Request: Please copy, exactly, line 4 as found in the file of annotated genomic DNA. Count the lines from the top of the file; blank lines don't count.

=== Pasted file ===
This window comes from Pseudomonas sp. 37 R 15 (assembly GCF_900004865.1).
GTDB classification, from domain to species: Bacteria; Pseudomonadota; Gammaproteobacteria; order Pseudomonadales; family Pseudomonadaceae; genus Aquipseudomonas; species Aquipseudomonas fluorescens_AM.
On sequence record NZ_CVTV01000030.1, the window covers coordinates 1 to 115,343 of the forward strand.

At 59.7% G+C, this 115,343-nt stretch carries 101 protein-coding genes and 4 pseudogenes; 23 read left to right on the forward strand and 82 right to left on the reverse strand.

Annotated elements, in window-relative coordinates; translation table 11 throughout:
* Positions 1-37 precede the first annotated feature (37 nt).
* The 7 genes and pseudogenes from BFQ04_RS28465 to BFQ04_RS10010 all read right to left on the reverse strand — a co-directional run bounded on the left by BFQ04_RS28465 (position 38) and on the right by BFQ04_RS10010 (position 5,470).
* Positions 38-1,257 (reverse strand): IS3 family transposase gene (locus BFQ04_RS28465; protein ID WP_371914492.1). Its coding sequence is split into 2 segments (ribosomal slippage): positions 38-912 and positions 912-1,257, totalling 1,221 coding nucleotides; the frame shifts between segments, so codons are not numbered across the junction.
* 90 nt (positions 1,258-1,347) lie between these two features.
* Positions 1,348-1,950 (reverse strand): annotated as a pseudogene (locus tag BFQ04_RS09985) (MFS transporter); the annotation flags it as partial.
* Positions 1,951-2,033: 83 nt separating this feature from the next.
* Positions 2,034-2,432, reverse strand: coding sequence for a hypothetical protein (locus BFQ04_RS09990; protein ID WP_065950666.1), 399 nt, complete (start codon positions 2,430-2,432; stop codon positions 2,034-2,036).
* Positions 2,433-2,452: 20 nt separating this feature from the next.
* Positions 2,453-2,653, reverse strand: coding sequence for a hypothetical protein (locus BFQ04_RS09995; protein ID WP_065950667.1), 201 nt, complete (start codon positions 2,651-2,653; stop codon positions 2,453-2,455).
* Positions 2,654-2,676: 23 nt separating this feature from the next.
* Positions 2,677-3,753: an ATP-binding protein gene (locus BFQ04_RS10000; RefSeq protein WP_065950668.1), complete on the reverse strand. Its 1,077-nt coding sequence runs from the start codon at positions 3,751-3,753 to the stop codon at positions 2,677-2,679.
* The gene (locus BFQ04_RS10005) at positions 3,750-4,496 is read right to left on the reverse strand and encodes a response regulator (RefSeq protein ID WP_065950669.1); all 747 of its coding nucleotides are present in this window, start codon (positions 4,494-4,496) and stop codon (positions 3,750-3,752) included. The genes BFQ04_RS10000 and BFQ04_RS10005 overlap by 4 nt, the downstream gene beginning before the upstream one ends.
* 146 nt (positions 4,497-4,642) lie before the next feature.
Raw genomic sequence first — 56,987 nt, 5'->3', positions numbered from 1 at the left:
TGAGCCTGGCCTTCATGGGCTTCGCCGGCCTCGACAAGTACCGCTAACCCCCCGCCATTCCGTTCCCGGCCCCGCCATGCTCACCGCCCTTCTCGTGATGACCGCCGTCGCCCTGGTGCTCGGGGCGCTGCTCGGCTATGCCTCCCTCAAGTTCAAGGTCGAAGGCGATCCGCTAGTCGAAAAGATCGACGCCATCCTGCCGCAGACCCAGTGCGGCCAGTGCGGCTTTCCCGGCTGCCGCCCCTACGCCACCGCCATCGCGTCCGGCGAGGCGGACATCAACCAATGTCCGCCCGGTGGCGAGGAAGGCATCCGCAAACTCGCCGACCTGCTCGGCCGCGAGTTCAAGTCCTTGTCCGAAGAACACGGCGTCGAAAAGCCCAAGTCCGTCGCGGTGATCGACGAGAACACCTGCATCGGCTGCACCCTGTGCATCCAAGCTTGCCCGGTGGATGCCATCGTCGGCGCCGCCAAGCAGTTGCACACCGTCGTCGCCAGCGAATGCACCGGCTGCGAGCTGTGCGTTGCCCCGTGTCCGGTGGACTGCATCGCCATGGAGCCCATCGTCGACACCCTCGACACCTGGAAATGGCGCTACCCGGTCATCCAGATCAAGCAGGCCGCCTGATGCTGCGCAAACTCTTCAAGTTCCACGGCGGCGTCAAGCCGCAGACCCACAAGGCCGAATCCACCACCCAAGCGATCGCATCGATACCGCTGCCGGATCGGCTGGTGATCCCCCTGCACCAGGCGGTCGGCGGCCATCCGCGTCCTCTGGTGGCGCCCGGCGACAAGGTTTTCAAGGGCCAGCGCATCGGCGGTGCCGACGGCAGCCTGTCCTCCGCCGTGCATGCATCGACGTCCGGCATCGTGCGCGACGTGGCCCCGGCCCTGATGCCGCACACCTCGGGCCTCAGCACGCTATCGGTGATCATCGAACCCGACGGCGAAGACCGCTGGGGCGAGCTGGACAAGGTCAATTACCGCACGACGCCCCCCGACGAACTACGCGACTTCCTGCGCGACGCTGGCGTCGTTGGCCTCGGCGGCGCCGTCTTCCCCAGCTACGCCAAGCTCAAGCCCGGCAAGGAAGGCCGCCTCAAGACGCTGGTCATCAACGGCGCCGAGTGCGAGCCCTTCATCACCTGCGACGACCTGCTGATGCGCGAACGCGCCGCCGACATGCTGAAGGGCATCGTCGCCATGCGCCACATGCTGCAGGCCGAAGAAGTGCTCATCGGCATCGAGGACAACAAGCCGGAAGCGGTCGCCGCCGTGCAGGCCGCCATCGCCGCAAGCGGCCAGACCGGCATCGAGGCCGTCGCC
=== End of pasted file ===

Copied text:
At 59.7% G+C, this 115,343-nt stretch carries 101 protein-coding genes and 4 pseudogenes; 23 read left to right on the forward strand and 82 right to left on the reverse strand.